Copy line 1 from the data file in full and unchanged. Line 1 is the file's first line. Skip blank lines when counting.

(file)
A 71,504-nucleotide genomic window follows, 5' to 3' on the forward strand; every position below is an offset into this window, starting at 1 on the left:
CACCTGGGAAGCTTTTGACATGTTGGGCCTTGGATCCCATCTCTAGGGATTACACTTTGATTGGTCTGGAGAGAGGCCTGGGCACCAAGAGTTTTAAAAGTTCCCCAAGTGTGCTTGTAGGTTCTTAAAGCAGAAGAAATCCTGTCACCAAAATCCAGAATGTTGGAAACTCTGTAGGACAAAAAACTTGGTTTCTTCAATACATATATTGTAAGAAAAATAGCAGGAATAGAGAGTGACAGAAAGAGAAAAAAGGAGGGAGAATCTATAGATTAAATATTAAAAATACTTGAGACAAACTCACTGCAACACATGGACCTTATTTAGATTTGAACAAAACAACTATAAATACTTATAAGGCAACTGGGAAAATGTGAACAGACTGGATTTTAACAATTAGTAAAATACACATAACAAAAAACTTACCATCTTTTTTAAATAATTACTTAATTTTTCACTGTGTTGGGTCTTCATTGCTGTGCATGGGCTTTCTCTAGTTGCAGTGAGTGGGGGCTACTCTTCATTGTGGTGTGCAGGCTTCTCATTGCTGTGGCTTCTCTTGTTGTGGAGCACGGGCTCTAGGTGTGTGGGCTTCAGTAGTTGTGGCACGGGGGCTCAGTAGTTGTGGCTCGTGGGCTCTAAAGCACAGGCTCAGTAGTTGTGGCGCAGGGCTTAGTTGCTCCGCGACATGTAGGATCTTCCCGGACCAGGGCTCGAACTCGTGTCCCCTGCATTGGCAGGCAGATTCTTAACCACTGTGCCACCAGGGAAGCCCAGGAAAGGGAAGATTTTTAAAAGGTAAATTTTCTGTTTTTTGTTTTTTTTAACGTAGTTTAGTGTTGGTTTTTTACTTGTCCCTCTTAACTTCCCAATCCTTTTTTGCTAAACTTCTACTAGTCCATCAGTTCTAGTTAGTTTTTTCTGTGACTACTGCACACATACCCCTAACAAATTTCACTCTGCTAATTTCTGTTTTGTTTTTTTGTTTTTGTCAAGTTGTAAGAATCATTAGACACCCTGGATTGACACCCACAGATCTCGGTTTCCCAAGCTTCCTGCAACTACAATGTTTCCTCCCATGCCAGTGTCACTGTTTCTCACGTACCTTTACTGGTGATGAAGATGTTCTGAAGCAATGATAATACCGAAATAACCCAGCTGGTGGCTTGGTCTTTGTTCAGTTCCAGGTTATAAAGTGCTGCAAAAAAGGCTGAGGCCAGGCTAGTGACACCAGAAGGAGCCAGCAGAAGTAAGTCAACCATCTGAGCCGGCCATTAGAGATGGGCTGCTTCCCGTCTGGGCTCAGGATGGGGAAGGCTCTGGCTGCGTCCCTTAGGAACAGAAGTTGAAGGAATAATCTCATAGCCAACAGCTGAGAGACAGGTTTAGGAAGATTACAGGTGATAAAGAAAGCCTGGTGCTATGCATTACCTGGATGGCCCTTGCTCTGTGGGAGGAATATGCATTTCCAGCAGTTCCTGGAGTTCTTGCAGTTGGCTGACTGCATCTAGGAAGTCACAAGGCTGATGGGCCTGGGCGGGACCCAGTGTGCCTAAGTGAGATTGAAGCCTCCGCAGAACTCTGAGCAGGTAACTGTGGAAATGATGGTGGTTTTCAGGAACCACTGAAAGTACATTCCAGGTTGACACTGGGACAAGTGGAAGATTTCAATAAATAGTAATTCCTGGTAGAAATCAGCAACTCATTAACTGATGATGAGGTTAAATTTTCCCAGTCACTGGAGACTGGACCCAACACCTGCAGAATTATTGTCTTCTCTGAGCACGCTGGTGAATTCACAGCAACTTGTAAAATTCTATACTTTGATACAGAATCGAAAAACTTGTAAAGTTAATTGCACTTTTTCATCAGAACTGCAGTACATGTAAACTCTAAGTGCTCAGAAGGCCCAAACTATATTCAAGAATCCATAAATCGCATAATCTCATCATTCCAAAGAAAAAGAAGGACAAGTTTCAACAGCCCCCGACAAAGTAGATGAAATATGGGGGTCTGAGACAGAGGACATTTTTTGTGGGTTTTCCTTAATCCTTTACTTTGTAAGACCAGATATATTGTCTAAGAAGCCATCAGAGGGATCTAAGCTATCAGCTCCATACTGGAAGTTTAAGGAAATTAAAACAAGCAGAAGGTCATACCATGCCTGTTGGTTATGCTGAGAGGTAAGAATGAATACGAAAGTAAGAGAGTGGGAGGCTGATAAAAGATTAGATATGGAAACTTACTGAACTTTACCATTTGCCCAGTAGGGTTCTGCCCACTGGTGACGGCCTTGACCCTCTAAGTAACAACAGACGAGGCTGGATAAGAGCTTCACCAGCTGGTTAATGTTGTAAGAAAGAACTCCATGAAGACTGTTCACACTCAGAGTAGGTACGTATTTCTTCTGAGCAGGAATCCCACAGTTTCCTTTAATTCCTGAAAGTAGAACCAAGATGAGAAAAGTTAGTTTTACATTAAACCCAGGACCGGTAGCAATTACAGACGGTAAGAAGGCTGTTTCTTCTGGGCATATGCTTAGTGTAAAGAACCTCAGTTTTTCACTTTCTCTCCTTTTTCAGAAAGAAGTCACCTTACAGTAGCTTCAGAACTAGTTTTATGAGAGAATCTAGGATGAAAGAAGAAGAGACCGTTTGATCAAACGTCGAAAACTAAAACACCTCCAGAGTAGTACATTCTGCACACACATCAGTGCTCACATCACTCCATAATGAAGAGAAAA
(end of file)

A 71,504-nucleotide genomic window follows, 5' to 3' on the forward strand; every position below is an offset into this window, starting at 1 on the left: